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Comment Re:Obligatory Google is awesome thread of the week (Score 1) 322

"Now, after faithfully giving 15-20 years of their life to bettering your company you would just cut them off to go start over somewhere else?"

If the gov't allowed it, most businessmen would. Very few consumers (outside of a few industries) care about the ethics of the company they're (usually indirectly) buying from. Most of us buy from China (I sure do). Most of us don't have time to look up the history of every corporation we buy from. Shareholders... forget about it, most of them use mutual funds. Because of that, you have a choice: make more money, or be ethical. You or I might go for the latter, but our company would eventually fail or get eaten up (outside of a few industries).

"Now.. if they cannot or will not learn to perform a new task... then sure, go ahead and can them."

The problem here is the company gets to choose the task. So they'll gradually make the person work harder and more hours for the same money. If the guy leaves, good we wanted to fire him anyway, and if he stays, also good because he's overworked. It creates a sort of "race to the bottom" among poorer people that is basically the biggest pitfall of uncontrolled capitalism (or overpopulation possibly).

The rest here is just rant.

There's lot of gov't regulations that could be put into place to help; incentives for hiring, penalties for "needless" layoffs, etc. In my opinion the most important in terms of controlling unemployment would be incentives for shorter hours, but that's just one of many, and I'm not an expert.

But wait! The companies with the most money to lobby (bribe) congress, bribe media, buy ad slots, etc. are the unethical ones. And the only regulation they're big on is corporate welfare. Damn.

I guess this is what happens when we have a really stable society. It's awesome that we have one, but it makes it harder to put any real pressure on top officials in government (who are supposed to, in theory, put pressure on corporation management). They'd be all like "what are you gonna do, rebel?" and we'd be all like "nah guess not" and they'd be all like "yeah that's right" and we'd be all like "Well we'll just do subtle things that will hopefully piss you off and write music about it" and they'd be all like "yeah whatever" etc.[/bum review]

Luckily, there are elections to balance the power.

And a good laugh was had by all.

Comment Re:Im lost for words. (Score 1) 419

You must be right, because I've never heard of a privacy-based definition of democracy, so if that's what the original definition was, then yes, it has been lost.

When I think of democracy, I think of people having voting power over how their gov't is run, which no country has ever really had in full form. I mean you can vote on people, but not on issues or events, making for a weak level of democracy.

If you can convince me most people in Britain think this is bad, then yeah, I guess this is another blow against it.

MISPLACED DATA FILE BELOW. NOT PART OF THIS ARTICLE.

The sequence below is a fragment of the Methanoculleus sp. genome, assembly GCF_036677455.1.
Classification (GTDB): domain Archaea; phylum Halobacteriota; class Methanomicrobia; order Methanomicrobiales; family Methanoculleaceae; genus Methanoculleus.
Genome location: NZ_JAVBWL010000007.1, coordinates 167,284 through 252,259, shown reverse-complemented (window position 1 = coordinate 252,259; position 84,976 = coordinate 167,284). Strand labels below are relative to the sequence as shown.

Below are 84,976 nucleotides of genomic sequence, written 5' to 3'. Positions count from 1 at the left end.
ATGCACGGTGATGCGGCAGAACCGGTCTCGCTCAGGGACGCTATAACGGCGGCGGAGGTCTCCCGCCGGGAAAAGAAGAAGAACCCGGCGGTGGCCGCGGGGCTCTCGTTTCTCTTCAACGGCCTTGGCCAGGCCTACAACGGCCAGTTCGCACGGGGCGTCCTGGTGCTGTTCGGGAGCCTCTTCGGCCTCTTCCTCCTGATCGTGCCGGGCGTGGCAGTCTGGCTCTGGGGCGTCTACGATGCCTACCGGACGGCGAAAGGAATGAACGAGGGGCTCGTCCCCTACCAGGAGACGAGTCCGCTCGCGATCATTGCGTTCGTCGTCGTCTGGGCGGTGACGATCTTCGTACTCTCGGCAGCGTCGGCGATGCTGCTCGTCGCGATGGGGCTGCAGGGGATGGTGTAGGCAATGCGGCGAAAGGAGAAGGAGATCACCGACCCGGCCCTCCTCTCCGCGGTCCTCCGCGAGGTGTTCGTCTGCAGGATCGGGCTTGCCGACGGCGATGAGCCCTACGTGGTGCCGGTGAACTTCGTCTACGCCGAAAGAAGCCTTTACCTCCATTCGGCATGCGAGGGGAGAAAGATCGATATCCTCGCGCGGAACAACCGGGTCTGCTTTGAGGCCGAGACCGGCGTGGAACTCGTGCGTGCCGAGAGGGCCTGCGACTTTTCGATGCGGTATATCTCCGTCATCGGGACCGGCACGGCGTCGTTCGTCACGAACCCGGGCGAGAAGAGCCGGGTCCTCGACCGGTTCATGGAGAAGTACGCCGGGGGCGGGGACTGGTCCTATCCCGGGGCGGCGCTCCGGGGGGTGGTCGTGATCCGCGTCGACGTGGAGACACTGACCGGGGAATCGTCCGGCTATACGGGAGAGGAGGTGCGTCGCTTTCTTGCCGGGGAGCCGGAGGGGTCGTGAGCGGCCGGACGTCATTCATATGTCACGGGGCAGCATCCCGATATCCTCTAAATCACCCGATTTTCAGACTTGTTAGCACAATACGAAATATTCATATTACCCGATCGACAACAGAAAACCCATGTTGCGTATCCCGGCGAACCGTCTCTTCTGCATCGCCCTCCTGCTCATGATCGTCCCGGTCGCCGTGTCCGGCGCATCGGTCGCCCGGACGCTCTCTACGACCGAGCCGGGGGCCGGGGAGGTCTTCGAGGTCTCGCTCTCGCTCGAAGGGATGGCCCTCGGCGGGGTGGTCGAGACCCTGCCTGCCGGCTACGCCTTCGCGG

Comment Re:There are... (Score 1) 419

Well, police are apt to arrest for any law, whereas an non-cop doesn't have that responsibility. Hopefully, most people who see someone smoking a joint will just ignore it. Some people will report it but at least not everyone will. It might be a small shift to people collectively deciding what laws are worth enforcing, instead of a central body.

Comment Re:So we can't afford Patrolling Police Officers.. (Score 1) 419

Someone outside of the Inner Party having access to the CCTVs is not Orwellian unless everyone is tasked with reaching an arrest quota. One small potential plus is that society kind of gets to vote on what laws are just, as hopefully most people won't narc out on people breaking bad laws. I'd probably rather have more "citizen's arrests" (moderated by police) and less direct police arrests personally.

Also, by having access to the CCTV content, people might even catch particularly clumsy police committing crimes and getting them arrested, which would be awesome. I'm not from Britain though.

Comment Re:Umm (Score 1) 503

Well, they would just need enough e-readers to meet demand. The only time that would match every book they would normally have is if the library was completely checked out of books, and each person only checked out one book.

Once the tech gets better, I'd imagine this would make it easier for libraries to have better selection and make logistics a whole lot easier for them. Over the long term, it might even save costs if e-books get cheap enough.

Comment Re:Lol... (Score 1) 301

Apple is still taking an unfair advantage, and IMO even without a monopoly this is still bad. Goes to show that the top management at Apple runs exactly like MS in a lot of ways, they just don't have the OS monopoly to take advantage of.

You can see it with the iPod; there's a lot of stuff that's proprietary that could have been standard, especially when it comes to docking stations that only work on iPod. Please correct me if I'm wrong here, but docking stations that can use both the iPod and other MP3 players need to have a separate port for both? That's the vibe I get from this article (admittedly from an MS affiliated site).

Comment Re:Goodbye old friend. (Score 1) 301

For anyone who is seriously cancelling their account (not necessarily the parent):

Seriously? You hate MS that much? Yahoo accounts are more for other features and less for search anyway. Well whatever, if you're going to do it, do it quickly so they'll know the spike in cancellations is due to this. I guess the overall goal is that no other company will ever deal with MS again for fear of losing all their users over it. Even if it's the only way they can be competitive in a field.


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